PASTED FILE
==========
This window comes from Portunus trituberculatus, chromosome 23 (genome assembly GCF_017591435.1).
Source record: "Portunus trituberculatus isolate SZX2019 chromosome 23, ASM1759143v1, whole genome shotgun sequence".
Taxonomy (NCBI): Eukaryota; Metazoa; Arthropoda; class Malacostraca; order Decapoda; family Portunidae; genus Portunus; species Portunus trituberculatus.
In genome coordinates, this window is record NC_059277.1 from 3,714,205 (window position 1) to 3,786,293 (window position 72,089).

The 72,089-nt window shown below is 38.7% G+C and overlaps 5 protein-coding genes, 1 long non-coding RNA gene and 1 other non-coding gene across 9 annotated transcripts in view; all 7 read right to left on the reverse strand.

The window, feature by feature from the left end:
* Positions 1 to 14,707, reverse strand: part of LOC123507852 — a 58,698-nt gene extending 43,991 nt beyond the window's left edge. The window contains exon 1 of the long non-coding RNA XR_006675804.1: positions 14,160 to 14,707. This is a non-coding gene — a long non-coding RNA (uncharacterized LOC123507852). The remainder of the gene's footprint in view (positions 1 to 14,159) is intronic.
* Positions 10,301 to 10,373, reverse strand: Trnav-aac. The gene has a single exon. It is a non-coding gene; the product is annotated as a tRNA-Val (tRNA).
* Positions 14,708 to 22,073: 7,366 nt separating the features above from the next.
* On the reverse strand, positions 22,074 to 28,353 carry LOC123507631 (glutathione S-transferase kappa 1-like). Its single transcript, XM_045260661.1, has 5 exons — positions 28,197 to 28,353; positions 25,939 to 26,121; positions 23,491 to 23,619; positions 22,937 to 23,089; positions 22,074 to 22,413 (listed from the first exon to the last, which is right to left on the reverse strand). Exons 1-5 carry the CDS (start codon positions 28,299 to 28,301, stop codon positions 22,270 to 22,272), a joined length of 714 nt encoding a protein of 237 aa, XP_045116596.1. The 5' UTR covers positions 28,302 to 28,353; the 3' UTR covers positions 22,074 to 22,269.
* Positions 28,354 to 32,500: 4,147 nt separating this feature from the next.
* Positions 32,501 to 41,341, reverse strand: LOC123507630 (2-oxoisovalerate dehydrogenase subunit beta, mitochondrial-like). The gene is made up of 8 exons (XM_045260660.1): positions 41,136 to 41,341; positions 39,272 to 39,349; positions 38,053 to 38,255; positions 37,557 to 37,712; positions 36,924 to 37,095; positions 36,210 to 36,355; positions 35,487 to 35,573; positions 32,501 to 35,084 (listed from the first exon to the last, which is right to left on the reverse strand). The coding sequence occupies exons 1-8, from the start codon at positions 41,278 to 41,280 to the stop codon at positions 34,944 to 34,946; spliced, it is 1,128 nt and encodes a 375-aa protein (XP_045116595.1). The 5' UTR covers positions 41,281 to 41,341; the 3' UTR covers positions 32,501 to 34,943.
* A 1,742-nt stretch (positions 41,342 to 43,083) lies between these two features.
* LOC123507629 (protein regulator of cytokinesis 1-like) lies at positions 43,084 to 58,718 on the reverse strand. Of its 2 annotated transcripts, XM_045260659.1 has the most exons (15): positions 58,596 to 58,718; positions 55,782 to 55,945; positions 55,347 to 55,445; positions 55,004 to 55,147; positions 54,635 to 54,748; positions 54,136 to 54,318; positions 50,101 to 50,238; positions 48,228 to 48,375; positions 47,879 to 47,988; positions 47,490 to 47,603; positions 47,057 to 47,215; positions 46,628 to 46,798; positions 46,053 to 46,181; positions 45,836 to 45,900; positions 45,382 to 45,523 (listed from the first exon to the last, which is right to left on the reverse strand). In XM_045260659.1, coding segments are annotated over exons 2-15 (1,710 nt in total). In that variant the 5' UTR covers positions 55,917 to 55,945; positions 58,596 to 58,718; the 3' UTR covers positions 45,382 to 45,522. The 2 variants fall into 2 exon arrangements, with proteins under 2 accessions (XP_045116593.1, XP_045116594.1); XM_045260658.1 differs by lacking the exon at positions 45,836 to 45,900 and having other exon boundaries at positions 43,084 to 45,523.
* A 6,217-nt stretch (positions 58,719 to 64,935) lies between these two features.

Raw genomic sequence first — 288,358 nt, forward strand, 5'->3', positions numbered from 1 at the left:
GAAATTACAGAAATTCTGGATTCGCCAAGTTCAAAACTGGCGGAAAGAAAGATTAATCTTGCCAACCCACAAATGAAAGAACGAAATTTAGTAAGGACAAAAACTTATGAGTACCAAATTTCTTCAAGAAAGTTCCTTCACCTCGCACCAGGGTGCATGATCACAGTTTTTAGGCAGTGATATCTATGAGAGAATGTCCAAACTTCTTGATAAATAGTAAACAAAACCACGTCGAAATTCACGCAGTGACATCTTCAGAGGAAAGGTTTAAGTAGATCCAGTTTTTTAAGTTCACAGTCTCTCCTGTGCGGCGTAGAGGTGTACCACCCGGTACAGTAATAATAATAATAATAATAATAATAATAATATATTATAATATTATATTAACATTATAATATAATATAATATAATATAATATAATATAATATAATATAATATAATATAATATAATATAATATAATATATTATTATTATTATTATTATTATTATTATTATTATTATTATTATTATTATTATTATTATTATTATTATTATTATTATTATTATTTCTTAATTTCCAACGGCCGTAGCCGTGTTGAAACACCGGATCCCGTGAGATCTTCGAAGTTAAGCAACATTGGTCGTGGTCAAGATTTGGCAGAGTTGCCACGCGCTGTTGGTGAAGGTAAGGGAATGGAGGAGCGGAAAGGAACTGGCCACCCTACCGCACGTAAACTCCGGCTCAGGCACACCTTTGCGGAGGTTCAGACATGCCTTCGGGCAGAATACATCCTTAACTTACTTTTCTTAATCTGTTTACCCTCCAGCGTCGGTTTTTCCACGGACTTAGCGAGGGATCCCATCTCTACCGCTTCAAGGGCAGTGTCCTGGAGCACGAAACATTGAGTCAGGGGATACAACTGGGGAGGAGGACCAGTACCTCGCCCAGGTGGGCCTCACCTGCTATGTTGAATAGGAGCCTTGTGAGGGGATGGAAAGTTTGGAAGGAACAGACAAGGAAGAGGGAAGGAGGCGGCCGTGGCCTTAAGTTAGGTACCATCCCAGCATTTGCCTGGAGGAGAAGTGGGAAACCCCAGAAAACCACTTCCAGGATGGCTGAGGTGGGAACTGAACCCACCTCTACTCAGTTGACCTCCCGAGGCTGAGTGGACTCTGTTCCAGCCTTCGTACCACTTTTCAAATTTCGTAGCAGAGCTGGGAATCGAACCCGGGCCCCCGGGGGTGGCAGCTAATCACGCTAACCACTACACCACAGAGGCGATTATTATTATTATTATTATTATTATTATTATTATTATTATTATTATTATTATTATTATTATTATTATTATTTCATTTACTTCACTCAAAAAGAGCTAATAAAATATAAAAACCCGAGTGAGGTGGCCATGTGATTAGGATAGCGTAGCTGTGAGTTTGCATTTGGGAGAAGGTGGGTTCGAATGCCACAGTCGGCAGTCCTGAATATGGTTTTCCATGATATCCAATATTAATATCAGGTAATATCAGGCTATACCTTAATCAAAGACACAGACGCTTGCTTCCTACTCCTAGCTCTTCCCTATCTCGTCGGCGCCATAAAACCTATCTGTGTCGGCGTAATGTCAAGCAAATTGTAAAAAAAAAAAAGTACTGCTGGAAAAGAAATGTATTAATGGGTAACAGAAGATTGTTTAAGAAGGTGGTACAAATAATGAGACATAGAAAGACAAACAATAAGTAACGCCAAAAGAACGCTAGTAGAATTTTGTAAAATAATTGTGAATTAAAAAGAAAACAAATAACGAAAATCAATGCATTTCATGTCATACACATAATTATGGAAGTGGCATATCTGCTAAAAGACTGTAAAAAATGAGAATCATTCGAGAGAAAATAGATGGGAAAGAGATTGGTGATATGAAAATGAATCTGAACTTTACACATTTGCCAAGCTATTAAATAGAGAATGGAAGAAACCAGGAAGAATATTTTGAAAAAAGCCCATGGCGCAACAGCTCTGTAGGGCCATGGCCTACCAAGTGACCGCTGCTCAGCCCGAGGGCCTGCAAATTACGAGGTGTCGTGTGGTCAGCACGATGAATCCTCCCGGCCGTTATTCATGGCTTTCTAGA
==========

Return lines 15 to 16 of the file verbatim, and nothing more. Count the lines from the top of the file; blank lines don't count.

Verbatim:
* A 6,217-nt stretch (positions 58,719 to 64,935) lies between these two features.

Raw genomic sequence first — 288,358 nt, forward strand, 5'->3', positions numbered from 1 at the left: